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The Hope of Therapy

The Hope of Therapy

Paul Gordon

ISBN 978 1 906254 11 7 (2009)

Cover Price £14.00

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Therapy is inherently an ethical endeavour, both in the sense that the therapist is called upon to be responsible to and for the other who seeks help, and in the sense that it is inevitably bound up with ideas about how we should live and how we should treat one another. Therapy is not a matter of technique but is rather an art or craft and has much to learn from other forms of art and craft, such as painting, fiction, music and poetry. Like artists, therapists need to feel free if they are to be truly creative. This book is an argument for that therapeutic freedom. Like art, therapy inevitably carries within it an idea of hope, hope both for the individual who seeks help and hope for a better world.

Acknowledgements

Preface
1. The ethical space of therapy

2. The limitless conversation

3. The space of therapy

4. An aesthetics for therapy

5. The poetics of therapy

6. The hope of therapy

Sources

Index

At a time when psychotherapy is a Tower of Babel with an ever-increasing variety of techniques, it is encouaging to find a quiet, sane account of therapy that bypasses superficial explanations. Gordon’s thesis is that therapy is a moral endeavour rather than a technical one and he spells out the implications of this when working in the consulting room. This lucid and challenging book will be invaluable to anyone but I would particularly like to see it in the hands of students who are trying to understand the essentials of therapy. Peter Lomas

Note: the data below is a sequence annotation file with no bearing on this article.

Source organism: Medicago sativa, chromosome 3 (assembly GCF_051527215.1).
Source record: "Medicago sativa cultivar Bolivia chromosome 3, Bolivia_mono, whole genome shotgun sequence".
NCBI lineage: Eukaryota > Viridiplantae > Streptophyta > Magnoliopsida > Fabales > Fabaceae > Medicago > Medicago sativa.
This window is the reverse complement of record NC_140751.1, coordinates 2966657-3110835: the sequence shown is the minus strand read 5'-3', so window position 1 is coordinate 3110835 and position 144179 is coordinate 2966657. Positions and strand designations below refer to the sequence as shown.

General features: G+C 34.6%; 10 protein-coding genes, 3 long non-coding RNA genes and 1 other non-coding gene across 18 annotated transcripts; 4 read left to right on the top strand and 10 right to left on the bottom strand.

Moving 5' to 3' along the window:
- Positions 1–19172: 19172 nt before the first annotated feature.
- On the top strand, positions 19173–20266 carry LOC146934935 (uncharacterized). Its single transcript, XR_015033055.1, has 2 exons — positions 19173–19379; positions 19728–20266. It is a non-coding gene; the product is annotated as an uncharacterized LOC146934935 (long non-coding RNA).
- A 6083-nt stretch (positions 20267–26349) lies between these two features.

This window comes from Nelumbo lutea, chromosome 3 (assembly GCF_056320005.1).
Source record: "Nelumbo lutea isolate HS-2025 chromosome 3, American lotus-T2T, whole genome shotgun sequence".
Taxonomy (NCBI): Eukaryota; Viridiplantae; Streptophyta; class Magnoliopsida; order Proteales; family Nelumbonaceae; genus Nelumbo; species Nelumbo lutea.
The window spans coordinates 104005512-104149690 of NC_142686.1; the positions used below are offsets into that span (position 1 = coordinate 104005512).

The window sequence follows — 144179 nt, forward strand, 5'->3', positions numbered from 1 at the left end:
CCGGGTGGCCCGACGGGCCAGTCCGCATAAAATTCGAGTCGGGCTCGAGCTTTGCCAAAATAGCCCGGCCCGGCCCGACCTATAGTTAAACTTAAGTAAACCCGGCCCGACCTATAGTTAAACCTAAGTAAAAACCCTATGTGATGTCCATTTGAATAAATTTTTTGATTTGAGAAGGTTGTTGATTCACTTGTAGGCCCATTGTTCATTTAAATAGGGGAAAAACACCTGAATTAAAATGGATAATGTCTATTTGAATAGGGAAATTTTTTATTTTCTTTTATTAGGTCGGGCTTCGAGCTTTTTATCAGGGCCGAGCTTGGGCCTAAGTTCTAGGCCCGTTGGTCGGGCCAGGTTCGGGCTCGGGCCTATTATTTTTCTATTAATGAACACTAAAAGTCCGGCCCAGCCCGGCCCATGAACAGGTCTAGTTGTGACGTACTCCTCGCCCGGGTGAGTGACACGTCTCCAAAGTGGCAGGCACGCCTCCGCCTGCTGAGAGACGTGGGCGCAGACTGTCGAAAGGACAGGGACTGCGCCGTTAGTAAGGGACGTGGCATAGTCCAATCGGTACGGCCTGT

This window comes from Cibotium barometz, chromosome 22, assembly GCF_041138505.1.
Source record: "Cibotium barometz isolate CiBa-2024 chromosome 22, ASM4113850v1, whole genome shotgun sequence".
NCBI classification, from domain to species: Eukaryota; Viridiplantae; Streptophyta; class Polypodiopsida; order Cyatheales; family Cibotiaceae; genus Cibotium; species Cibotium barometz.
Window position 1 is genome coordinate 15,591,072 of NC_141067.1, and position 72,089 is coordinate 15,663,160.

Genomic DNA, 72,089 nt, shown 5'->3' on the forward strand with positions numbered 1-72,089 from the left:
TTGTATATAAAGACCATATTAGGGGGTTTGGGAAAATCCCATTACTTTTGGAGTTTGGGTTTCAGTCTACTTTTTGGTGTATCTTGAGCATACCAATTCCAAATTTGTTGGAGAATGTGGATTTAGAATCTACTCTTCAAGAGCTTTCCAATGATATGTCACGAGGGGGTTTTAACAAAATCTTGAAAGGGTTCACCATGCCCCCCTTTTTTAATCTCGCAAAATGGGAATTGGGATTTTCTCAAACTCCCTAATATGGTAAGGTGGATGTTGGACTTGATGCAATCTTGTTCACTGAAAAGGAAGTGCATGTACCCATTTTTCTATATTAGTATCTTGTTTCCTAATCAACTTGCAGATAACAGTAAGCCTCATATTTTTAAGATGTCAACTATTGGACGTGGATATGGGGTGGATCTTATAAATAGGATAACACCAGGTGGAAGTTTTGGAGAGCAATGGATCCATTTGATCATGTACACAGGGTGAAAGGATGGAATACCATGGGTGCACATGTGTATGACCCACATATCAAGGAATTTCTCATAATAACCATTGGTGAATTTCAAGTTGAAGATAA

To heal somebody you need first to be an expert in recognising wounds.  Paul Gordon knows about the 100 despairs hidden behind the term flexibility, the emotional mutilations inflicted by the present global economy. In this green oasis of a book there's a well of compassion. It will help you help... John Berger

Paul Gordon

Paul Gordon

Paul Gordon has been working as a psychotherapist in different settings for 25 years. He works in private practice and as a therapist to one of the Philadelphia Association community households. He lives in London with his wife and two children. As well as his two PCCS titles, he is also the author of Face to Face: Therapy as ethics (1999), co-editor of Between Psychotherapy and Philosphy: Essays from the Philadelphia Association (2004).  His most recent book is Vagabond Witness: Victor Serge and the politics of hope (2013).

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